Food safety has always been important, but never more so than in these times when we are dealing with a global pandemic.
Food manufacturing plants must maintain an exceptionally high level of cleanliness and hygiene. Penalties for non-compliance with the Canadian Food Inspection Agency or the United States Department of Agriculture can be bad enough, but do not compare with the public relations damage with the buying public if things go wrong with food product recalls.
Paint coatings have always played a vital role in maintaining the cleanliness and sanitation in food plants. Paint can be found everywhere – on metal deck ceilings, structural steel, walls and floors … and even on food manufacturing equipment. These coatings must be durable enough to withstand constant cleaning, often with harsh chemicals and/or hot water.
Because peeling and failing paint are critical points in CFIA and USDA inspections, it is absolutely vital that the coatings being specified and applied are the correct ones for the job they are intended to do over an extended period of time. And that the preparation and application are done correctly. And that they are approved for use by the respective governmental agencies for use in food plants.
PREPARATION AND PAINT APPLICATION:
Preparation is the most important factor in any coating application. Failure to properly prepare surfaces before painting can result in flaking paint down the road, which can lead to a “Fail” in a CFIA or USDA audit. Surfaces have to be free of oil, grease, dirt and other surface contaminants that would weaken any adhesion of the new paint that could cause peeling later. Although cleaning in preparation for painting can be accomplished in several ways, it must be done thoroughly. This can include anything from pressure washing, hand cleaning, chemical cleaning, dry-ice blasting, and abrasive blast cleaning (or “sandblasting” as it is commonly referred to, though in a food manufacturing facility, this would normally be done using other blast media such as corn cobs, glass beads or steel shot).
The atmospheric conditions inside a plant can vary considerably and affect all surfaces, painted and unpainted alike, which is why choosing the correct paint coatings to use is so important. I recall the owner of a bottling plant we painted years ago telling me that one of his competitors had to tear down a building only three years after starting operation because he had done nothing to protect it from the extreme humidity; the metal deck ceiling had rusted out beyond repair and the block walls were impregnated with mould. Because the building we painted was done with an epoxy primer and a urethane topcoat, it is still standing with minimal repair over the last 20 years.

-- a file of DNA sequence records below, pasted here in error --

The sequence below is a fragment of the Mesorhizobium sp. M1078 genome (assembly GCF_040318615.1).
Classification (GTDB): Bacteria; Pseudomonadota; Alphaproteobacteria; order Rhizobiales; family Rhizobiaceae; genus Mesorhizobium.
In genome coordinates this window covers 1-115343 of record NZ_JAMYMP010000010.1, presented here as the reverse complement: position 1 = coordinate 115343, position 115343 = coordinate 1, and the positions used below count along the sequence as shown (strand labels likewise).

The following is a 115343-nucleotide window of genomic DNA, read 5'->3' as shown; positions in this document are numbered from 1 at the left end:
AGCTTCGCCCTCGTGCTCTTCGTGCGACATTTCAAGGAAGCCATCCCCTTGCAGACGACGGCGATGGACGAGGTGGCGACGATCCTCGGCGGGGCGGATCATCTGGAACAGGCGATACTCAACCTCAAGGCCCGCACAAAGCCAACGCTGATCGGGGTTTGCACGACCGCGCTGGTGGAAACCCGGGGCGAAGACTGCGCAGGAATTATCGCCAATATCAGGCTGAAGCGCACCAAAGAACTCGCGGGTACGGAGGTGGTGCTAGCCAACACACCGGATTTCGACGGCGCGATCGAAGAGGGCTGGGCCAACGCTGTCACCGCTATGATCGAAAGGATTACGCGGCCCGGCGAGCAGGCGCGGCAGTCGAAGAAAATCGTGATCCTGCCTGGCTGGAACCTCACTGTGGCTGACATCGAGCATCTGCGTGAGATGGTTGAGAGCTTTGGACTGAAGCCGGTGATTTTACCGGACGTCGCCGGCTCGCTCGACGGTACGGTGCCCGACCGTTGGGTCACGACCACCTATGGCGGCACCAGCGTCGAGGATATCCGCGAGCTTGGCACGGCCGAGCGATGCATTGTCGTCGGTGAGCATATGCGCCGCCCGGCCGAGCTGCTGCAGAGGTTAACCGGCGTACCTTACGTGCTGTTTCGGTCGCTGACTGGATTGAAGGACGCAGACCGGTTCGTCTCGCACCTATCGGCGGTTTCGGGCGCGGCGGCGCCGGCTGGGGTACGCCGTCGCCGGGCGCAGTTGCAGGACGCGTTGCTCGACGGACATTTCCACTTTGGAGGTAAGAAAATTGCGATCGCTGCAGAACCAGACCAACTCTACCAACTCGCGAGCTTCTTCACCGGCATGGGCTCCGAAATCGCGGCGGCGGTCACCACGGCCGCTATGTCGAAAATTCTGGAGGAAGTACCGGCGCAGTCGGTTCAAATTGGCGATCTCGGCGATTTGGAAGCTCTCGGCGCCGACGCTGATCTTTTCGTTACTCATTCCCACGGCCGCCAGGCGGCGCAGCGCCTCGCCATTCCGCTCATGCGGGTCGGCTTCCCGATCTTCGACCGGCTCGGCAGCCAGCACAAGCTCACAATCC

As related above, mould and mildew are often byproducts of food manufacturing. Coatings play an important role in preventing and controlling this problem. In fact, the wrong paint can actually be a “food” source for mould and cause it to spread. Not only must any existing mould be handled before painting, but the coating applied must be mould-inhibitive and durable enough that any mildew that does form on the surface can be easily washed away.
Even with the most stringent precautions, it is sometimes next to impossible to completely eradicate the problem of mould and mildew. Although we use fungicides to kill spores before painting, these can also be used as part of a mould remediation plan that doesn’t include painting, especially for small areas. For larger areas, dry-ice blasting is the preferred method.
TYPES OF COATINGS:
Paint failure is particularly troublesome for the food industry. Over the years, we have been called upon to correct far too many situations where the wrong paint was applied in the wrong situation. Correctly applied coating to a metal deck ceiling can brighten up a plant and make for a pleasant work environment – an
incorrect application can be a disaster with peeling paint and audit failures from the CFIA or USDA. Proper choice of paint material can improve your sanitation process – or lead to disaster when the paint fails prematurely because of frequent cleaning. With our knowledge and years of experience, we can direct you to the proper end result for a coating system.
Lengthy plant shutdowns are generally difficult to arrange with any food manufacturing plant. Because of this, we are frequently required to do a large amount of work over a short time period, often on weekends and sometimes over night. We have the experience and expertise to do what some customers think is the impossible in the time frame given.